Dell's much-hyped Adamo—its high-style MacBook Air-rivalling laptop—failed to deliver on the technology side when it was released recently. That could be because Dell's really banking on its Latitude Z machine to be its high-style MacBook Air rival, as evidenced by its first hands-on review.
The guys at RegHardware recently got their mitts on the 16-inch machine, and at first glance it really does seem to match up to the Air's design: Brushed aluminum body, check; back-lit keyboard, check; skinny profile, check; tiny power brick, check; limited number of connector ports, check. This last may not be seen as a boon, but Dell hasn't gone as minimalist as Apple. The Latitude Z has an ethernet port, DisplayPort, two USB sockets—one of which doubles up as an e-SATA connector.
The machine also performs well thanks to its CULV Intel Core 2 Duo processor at either 1.4 GHz or 1.6GHz, up to 256MB solid-state drive, 2GB or 4GB of RAM, a fingerprint and RFID reader, a 2-megapixel Webcam, and a 1,600 by 900-pixel widescreen. It runs Windows, starting with Vista, but switching to Windows 7 when that OS launches, but it'll also have a special basic Linux install, dubbed Latitude On, which gives instant-on access to email, IM, and the Net.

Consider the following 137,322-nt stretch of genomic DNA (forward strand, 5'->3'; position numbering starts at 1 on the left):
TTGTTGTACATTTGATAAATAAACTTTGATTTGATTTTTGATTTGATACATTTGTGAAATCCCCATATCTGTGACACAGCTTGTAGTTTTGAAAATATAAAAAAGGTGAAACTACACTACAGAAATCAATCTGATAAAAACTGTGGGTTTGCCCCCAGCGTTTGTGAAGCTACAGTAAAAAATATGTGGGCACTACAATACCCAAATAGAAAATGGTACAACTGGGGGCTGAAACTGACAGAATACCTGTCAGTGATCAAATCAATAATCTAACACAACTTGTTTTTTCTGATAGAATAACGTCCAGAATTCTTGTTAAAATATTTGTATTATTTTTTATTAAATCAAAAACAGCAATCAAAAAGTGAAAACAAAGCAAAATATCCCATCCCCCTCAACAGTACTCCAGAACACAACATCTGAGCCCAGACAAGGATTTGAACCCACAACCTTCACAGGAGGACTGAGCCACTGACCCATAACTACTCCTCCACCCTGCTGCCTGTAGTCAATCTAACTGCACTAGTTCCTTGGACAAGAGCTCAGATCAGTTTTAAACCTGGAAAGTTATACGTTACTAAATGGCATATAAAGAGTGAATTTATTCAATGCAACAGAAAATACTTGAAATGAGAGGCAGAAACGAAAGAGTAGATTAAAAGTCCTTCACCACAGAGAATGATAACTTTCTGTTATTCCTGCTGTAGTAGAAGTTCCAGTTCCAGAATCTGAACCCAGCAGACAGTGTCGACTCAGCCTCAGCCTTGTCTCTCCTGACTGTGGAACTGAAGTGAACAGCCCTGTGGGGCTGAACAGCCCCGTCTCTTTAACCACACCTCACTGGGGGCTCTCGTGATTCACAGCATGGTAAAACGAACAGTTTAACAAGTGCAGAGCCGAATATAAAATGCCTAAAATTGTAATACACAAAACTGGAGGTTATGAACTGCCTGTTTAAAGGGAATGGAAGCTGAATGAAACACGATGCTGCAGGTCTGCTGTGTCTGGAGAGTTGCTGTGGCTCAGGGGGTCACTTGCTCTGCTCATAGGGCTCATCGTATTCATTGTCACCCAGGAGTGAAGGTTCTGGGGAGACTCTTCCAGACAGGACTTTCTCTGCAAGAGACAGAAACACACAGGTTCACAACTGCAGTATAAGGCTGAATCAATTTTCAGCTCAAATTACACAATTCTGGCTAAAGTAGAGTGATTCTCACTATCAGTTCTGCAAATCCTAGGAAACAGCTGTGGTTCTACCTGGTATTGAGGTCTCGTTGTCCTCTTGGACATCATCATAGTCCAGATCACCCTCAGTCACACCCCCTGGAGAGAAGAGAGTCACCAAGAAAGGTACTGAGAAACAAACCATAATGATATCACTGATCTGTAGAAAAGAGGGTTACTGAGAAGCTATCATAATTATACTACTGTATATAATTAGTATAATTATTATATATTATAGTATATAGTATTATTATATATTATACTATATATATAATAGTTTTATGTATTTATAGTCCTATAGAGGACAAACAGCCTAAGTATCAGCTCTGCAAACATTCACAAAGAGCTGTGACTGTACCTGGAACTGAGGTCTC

Sadly, all this goodness seems like its might result in the Z being priced into the stratosphere: When it hits in August or September it's expected to cost $2,400. In comparison, the new 2.1GHz MacBook Air with a 128GB SSD now sets you back just $1,800. And remember, when it launched, the Air faced healthy criticism for its apparently high-cost, high-style features. Dell: When will you learn Apple's lessons properly?